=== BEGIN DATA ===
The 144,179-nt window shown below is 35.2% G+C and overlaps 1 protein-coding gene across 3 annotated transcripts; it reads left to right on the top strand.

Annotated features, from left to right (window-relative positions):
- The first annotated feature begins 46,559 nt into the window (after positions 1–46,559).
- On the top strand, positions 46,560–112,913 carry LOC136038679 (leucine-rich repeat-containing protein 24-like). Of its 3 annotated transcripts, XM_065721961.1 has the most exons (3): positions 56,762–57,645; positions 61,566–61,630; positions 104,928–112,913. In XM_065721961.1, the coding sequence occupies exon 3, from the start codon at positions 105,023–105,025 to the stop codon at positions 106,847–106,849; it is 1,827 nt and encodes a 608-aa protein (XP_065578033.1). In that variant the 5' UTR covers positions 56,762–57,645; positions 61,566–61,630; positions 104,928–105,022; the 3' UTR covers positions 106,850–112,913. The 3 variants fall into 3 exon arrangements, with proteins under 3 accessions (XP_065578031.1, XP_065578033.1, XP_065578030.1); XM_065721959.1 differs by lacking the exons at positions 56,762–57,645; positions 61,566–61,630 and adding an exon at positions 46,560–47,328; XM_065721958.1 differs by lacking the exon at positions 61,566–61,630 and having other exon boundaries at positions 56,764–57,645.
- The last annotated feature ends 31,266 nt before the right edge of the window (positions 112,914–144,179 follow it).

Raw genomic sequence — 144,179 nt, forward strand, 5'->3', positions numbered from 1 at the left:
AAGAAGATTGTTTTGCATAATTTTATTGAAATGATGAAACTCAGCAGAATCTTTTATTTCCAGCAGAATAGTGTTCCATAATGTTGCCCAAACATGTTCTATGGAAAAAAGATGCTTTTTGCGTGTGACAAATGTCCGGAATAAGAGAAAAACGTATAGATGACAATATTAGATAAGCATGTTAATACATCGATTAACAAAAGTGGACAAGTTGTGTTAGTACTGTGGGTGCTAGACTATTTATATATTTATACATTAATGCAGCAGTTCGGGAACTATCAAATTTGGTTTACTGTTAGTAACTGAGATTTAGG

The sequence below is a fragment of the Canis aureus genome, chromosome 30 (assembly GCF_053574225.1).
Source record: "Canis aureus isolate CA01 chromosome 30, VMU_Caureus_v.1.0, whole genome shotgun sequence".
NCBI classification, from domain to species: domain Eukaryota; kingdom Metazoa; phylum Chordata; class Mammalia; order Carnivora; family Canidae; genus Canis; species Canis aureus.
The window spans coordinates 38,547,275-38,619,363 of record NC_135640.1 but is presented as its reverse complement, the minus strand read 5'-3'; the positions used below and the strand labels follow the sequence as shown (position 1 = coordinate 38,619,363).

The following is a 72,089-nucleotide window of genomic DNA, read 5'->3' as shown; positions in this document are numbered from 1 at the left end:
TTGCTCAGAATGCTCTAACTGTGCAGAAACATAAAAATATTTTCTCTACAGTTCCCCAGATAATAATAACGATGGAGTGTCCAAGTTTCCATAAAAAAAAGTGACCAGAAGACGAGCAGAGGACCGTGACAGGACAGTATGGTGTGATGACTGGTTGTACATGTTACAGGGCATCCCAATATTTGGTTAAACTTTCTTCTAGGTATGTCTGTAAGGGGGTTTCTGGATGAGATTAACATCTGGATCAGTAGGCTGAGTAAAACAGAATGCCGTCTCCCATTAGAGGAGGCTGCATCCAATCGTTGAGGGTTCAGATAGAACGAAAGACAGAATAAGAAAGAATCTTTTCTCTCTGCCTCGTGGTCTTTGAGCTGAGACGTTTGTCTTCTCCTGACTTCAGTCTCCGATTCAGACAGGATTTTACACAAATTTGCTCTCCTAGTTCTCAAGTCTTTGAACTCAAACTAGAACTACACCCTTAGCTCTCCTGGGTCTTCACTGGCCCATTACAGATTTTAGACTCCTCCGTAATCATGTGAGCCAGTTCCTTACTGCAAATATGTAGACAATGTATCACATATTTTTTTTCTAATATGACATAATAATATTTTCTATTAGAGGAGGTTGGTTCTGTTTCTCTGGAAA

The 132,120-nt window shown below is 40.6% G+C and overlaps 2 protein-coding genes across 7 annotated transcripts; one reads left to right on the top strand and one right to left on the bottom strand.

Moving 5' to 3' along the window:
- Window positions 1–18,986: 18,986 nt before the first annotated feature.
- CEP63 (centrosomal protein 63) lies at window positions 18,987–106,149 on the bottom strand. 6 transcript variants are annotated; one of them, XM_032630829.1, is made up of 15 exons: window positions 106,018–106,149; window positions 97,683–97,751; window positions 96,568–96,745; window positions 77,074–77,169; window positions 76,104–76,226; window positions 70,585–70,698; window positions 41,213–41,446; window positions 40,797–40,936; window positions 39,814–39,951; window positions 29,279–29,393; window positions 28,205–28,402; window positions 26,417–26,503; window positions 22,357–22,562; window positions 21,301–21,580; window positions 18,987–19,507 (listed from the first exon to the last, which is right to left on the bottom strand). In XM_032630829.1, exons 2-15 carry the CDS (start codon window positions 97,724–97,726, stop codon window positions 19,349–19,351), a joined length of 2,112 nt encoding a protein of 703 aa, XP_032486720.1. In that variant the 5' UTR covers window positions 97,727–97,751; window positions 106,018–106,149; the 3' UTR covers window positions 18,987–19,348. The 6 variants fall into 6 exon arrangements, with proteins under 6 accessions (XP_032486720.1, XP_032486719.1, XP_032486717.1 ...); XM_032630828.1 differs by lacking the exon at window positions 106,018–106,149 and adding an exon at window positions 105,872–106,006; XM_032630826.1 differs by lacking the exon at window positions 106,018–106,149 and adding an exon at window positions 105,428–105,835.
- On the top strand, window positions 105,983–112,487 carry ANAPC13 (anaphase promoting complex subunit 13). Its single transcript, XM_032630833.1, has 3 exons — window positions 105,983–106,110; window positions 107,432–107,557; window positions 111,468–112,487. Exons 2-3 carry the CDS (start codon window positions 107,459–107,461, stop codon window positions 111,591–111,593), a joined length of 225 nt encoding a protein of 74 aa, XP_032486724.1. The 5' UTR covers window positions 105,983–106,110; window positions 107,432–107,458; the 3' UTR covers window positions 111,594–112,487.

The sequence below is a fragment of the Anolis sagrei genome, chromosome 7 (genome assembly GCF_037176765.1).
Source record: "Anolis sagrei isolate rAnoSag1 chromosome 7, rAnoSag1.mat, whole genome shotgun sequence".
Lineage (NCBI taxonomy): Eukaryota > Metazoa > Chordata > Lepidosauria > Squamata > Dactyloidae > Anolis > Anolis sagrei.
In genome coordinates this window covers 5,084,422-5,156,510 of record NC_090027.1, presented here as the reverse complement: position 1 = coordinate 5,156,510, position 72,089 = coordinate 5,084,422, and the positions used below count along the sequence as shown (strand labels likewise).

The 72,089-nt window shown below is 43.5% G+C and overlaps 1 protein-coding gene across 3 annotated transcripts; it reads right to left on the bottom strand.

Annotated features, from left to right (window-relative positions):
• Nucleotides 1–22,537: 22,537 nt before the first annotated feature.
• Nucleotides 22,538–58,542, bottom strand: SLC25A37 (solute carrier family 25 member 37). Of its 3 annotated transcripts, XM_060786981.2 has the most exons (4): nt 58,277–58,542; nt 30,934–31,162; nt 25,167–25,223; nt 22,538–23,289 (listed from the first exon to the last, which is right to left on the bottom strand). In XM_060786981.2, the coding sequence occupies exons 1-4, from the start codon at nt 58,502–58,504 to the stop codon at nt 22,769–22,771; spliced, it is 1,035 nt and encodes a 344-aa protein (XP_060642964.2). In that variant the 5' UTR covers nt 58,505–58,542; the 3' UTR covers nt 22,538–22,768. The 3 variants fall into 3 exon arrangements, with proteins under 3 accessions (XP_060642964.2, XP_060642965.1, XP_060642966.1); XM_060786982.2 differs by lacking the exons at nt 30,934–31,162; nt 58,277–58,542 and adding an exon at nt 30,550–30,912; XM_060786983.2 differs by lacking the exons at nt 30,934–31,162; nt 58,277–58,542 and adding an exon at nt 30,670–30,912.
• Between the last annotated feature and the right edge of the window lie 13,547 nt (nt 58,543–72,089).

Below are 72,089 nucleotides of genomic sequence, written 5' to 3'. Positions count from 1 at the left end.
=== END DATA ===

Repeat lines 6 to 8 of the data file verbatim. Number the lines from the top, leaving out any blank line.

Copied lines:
Raw genomic sequence — 144,179 nt, forward strand, 5'->3', positions numbered from 1 at the left:
AAGAAGATTGTTTTGCATAATTTTATTGAAATGATGAAACTCAGCAGAATCTTTTATTTCCAGCAGAATAGTGTTCCATAATGTTGCCCAAACATGTTCTATGGAAAAAAGATGCTTTTTGCGTGTGACAAATGTCCGGAATAAGAGAAAAACGTATAGATGACAATATTAGATAAGCATGTTAATACATCGATTAACAAAAGTGGACAAGTTGTGTTAGTACTGTGGGTGCTAGACTATTTATATATTTATACATTAATGCAGCAGTTCGGGAACTATCAAATTTGGTTTACTGTTAGTAACTGAGATTTAGG

The sequence below is a fragment of the Canis aureus genome, chromosome 30 (assembly GCF_053574225.1).